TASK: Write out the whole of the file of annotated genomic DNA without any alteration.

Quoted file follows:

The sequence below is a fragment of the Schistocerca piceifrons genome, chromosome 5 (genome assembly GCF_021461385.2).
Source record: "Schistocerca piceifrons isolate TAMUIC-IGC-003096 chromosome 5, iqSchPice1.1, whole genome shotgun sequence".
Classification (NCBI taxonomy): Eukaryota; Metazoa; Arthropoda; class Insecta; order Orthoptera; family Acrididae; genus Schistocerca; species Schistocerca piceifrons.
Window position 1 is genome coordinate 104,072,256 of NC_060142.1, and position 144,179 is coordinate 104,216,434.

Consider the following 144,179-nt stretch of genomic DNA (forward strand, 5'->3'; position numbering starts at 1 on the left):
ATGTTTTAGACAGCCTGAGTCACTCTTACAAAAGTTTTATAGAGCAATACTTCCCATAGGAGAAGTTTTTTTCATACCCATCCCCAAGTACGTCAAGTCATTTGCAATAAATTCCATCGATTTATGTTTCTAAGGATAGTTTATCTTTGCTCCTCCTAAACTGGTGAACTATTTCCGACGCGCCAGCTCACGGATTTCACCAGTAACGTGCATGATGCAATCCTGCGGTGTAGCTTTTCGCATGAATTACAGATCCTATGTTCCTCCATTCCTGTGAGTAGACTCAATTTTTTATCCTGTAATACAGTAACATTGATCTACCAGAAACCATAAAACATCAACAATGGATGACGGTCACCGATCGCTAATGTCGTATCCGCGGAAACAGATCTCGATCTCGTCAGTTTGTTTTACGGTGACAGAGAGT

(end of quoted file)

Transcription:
The sequence below is a fragment of the Schistocerca piceifrons genome, chromosome 5 (genome assembly GCF_021461385.2).
Source record: "Schistocerca piceifrons isolate TAMUIC-IGC-003096 chromosome 5, iqSchPice1.1, whole genome shotgun sequence".
Classification (NCBI taxonomy): Eukaryota; Metazoa; Arthropoda; class Insecta; order Orthoptera; family Acrididae; genus Schistocerca; species Schistocerca piceifrons.
Window position 1 is genome coordinate 104,072,256 of NC_060142.1, and position 144,179 is coordinate 104,216,434.

Consider the following 144,179-nt stretch of genomic DNA (forward strand, 5'->3'; position numbering starts at 1 on the left):
ATGTTTTAGACAGCCTGAGTCACTCTTACAAAAGTTTTATAGAGCAATACTTCCCATAGGAGAAGTTTTTTTCATACCCATCCCCAAGTACGTCAAGTCATTTGCAATAAATTCCATCGATTTATGTTTCTAAGGATAGTTTATCTTTGCTCCTCCTAAACTGGTGAACTATTTCCGACGCGCCAGCTCACGGATTTCACCAGTAACGTGCATGATGCAATCCTGCGGTGTAGCTTTTCGCATGAATTACAGATCCTATGTTCCTCCATTCCTGTGAGTAGACTCAATTTTTTATCCTGTAATACAGTAACATTGATCTACCAGAAACCATAAAACATCAACAATGGATGACGGTCACCGATCGCTAATGTCGTATCCGCGGAAACAGATCTCGATCTCGTCAGTTTGTTTTACGGTGACAGAGAGT